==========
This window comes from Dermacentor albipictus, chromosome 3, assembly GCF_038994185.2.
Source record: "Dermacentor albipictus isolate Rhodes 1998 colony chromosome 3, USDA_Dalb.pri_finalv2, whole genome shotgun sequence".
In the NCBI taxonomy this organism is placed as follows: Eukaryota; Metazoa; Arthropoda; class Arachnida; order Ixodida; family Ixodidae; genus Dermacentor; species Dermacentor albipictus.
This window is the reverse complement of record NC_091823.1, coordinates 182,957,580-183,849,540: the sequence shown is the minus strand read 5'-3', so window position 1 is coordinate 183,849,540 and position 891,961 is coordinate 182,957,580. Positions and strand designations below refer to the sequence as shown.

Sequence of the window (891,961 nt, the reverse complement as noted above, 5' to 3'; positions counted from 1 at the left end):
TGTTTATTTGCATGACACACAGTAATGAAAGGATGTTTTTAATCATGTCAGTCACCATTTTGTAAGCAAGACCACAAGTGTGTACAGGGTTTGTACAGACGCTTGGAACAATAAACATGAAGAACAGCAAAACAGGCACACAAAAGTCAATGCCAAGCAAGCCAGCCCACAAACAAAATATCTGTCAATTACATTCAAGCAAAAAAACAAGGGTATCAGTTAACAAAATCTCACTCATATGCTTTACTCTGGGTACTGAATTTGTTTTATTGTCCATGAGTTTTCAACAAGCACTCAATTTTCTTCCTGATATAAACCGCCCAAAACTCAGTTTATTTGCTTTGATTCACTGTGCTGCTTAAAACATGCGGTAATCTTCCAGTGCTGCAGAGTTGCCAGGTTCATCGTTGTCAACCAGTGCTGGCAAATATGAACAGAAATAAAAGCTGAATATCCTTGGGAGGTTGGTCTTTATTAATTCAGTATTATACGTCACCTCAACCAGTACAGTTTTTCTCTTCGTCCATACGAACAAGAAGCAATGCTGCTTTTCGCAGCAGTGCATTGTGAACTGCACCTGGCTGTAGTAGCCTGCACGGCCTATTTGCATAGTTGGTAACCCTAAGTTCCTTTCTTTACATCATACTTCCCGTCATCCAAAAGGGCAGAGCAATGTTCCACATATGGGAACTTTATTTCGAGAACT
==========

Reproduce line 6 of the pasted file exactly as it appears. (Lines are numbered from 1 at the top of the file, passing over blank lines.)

TGTTTATTTGCATGACACACAGTAATGAAAGGATGTTTTTAATCATGTCAGTCACCATTTTGTAAGCAAGACCACAAGTGTGTACAGGGTTTGTACAGACGCTTGGAACAATAAACATGAAGAACAGCAAAACAGGCACACAAAAGTCAATGCCAAGCAAGCCAGCCCACAAACAAAATATCTGTCAATTACATTCAAGCAAAAAAACAAGGGTATCAGTTAACAAAATCTCACTCATATGCTTTACTCTGGGTACTGAATTTGTTTTATTGTCCATGAGTTTTCAACAAGCACTCAATTTTCTTCCTGATATAAACCGCCCAAAACTCAGTTTATTTGCTTTGATTCACTGTGCTGCTTAAAACATGCGGTAATCTTCCAGTGCTGCAGAGTTGCCAGGTTCATCGTTGTCAACCAGTGCTGGCAAATATGAACAGAAATAAAAGCTGAATATCCTTGGGAGGTTGGTCTTTATTAATTCAGTATTATACGTCACCTCAACCAGTACAGTTTTTCTCTTCGTCCATACGAACAAGAAGCAATGCTGCTTTTCGCAGCAGTGCATTGTGAACTGCACCTGGCTGTAGTAGCCTGCACGGCCTATTTGCATAGTTGGTAACCCTAAGTTCCTTTCTTTACATCATACTTCCCGTCATCCAAAAGGGCAGAGCAATGTTCCACATATGGGAACTTTATTTCGAGAACT